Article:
Frequency domain watermarking: It is also known as transforming domain watermarking (Grans, 2003). Another way to produce high quality watermarked content is by first transforming the original content (e.g., Image) into the frequency domain by the use of Fourier, Discrete cosine or wavelet transform. With this technique, the marks are not added to the intensities of the image but to the values of its transform coefficients (Robi, 2004), then inverse transforming the marked coefficients from the watermarked image. The use of frequency based transforms allows the direct understanding of the content of the image (Grans, 2003). Therefore, characteristics of the Human Visual System (HVS) can be taken into account more easily when it is time to decide the intensity and position of the watermarks to be applied to a given image (Kunder and Hatzinkos, 2001). Because high frequencies will be lost by compression or scaling, the watermark signal is applied to lower frequencies, or better yet, applied adaptively to frequencies containing important elements of the original image (Murtag, 2007). The following are some techniques of the frequency transform domain.

Discrete Fourier Transform (DFT): The scholar Joseph Fourier in 1822 produced what is known as Fourier analysis, which is a method to present periodic signals by using a series of sine and cosine.

The transformer transfers the signal from the space of time to space of frequency and vice versa and Fourier transform is mathematically defined as in Eq. 2:

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(2)

But the problem is that the Fourier transform becomes inactive for the non-stationary signals (variable frequency) because it does not provide us with information on the frequency content over time (Dittmann, 2000).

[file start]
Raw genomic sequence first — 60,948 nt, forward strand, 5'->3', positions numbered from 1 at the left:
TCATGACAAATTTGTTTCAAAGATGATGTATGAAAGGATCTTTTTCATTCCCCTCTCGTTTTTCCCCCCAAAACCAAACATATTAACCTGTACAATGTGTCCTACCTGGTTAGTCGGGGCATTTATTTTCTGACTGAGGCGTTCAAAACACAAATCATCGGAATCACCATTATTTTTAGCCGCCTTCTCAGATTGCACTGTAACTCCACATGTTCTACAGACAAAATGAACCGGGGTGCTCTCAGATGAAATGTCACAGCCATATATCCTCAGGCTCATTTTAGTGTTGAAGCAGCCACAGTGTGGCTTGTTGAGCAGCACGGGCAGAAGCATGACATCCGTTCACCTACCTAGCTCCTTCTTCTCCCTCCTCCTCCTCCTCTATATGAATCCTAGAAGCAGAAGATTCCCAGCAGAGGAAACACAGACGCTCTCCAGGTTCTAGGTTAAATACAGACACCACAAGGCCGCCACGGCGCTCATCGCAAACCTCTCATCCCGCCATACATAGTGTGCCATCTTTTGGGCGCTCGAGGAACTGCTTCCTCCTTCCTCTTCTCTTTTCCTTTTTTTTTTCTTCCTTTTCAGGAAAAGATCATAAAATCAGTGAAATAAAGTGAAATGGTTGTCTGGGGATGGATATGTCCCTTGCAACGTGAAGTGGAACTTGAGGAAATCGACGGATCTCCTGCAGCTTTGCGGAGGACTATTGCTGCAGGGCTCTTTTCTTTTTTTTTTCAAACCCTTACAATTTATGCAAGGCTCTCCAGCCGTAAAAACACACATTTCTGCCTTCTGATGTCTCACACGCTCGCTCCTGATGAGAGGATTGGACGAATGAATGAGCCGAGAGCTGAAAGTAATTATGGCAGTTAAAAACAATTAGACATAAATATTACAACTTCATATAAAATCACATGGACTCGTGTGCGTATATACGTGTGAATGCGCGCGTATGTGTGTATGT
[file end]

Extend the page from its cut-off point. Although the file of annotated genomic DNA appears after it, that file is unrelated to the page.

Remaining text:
The Discrete Cosine Transform (DCT): DCT is a real domain transform which represents the entire image as coefficients of different frequencies of cosines (Which are the basis vectors for this transform). The DCT of the image is calculated by taking (8 x8) blocks of the image, which are then transformed individually. DCT also forms the basis of JPEG image compression algorithm, which is one of the most widely used image data storage formats. The DCT approaches are able to withstand some forms of attack (Hsu and Wu, 1998; Dittmann, 2000).

The Wavelet Transform based techniques (WT): The wavelet transform provides the time frequency transformation of a given signal (Paquet, 2001). Wavelet transform is capable of providing the time and frequency information simultaneously, hence giving a time-frequency representation of the signal.

The problem is the huge number of wavelet resulting from the use of all the gradations in the process of analysis and the reams of information, which also produced for the same reason and therefore the treatment process requires a very long time.

Two transformers are using unlimited number of gradations, rather than make the conversion for all the gradations and are done by selecting time domains in the signal (Kunder and Hatzinkos, 2001; Inoue et al., 1999; Radomir and Bogdan, 2003). This conversion produces a sufficient quantity of information, with less time of accounting and maintaining the basic information of the depicted reference (i.e., without the loss of important information).

Attacks on digital watermarks Watermarking research has produced a wide range of watermarking techniques that can be subdivided into various methodological complexity levels. Each of these methods attempts to reduce vulnerability in various attack scenarios. Attacks on digital watermarks can be mainly classified into two major groups:

Friendly and malicious attacks (Hanjalic et al., 2000; Hartung et al., 1999)